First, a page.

If you’ve taken a gander at my shop, you've probably noticed there’s a lot of hand dyed color – several of my knit collections are made with hand dyed yarn, and I dye all the silk scarves myself.
But there are tricks to dyeing by hand – for one thing, the finished products are never the same twice.
Working outside a factory environment means that things like water content, dye measurements, and the arrangement of the fiber or fabric tend to vary a little more.
When each piece is different, you have to choose between photographing each individual piece, photographing a representative piece or an array, or selling only in person. (For Ten Thousand Dandelions, I go with the happy medium, and photograph an array, revising the photos as necessary and always noting that you can contact me with questions about a color.)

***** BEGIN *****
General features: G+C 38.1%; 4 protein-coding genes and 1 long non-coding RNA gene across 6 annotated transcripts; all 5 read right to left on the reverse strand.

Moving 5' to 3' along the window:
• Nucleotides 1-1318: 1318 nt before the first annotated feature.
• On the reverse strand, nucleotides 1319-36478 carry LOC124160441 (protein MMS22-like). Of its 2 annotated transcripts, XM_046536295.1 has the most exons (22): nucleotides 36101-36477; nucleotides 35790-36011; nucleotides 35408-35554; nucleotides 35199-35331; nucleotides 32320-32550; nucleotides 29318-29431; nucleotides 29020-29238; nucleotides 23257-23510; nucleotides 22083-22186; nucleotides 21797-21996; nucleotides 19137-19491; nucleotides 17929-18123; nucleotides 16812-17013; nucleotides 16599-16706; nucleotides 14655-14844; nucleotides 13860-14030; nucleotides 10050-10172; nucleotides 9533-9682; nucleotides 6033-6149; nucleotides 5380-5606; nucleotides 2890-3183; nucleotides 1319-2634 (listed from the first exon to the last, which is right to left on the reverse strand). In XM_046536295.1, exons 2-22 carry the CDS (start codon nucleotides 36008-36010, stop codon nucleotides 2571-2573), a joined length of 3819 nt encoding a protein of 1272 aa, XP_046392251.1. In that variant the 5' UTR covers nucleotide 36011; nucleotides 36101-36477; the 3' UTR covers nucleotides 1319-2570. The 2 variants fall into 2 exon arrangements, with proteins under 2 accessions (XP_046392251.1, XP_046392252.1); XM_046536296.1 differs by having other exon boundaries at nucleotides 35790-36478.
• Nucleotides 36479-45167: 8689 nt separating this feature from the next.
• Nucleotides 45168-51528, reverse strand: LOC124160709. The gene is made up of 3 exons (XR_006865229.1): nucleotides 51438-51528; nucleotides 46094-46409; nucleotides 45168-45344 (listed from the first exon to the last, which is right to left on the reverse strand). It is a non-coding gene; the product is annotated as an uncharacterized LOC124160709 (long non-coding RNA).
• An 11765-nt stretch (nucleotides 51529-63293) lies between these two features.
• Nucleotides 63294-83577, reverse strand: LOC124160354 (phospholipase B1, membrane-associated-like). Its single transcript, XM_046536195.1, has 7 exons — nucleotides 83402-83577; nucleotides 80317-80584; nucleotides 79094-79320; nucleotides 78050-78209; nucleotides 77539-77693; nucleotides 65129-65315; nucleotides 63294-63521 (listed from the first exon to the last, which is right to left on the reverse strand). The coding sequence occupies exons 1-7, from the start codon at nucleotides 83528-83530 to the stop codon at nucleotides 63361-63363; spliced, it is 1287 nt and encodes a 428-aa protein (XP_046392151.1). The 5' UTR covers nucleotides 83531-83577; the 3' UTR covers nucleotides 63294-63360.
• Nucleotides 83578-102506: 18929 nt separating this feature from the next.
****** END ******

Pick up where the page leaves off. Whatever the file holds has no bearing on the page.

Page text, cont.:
So why bother?
If it’s more fuss, more mess, more work – why not call it a day and leave fashion to the folks who can handle warehouse-size quantities and dye vats large enough to bathe in?
Well, for starters, it’s because the finished products are never the same twice.
There’s a depth to hand dyed colors that you just don’t get in a mechanical process, and it's exciting to create utterly unique patterns of color each time I work.
Each silk scarf I dye and each hand dyed skein I chose takes up the color a little differently. Sometimes the results are subtle. Other times they're pretty dramatic. It makes things a bit of an adventure.
So much about fashion, street-level fashion, is about trends, and trends are about having the same thing as someone else.
That can work, don’t get me wrong – two people buying the same bag shouldn’t be a problem. They’re going to wear it with different shoes, a different jacket, a different hairstyle, and at the end of the day does it really mean anything besides the fact that they agree it's a great bag?
But there’s something special about having something that no one else has.
And there’s something special about having something that has been created because it can never be the same as what has come before.
That particular joy is the foundation of Ten Thousand Dandelions, and it’s something I am delighted to share with you.
See you later!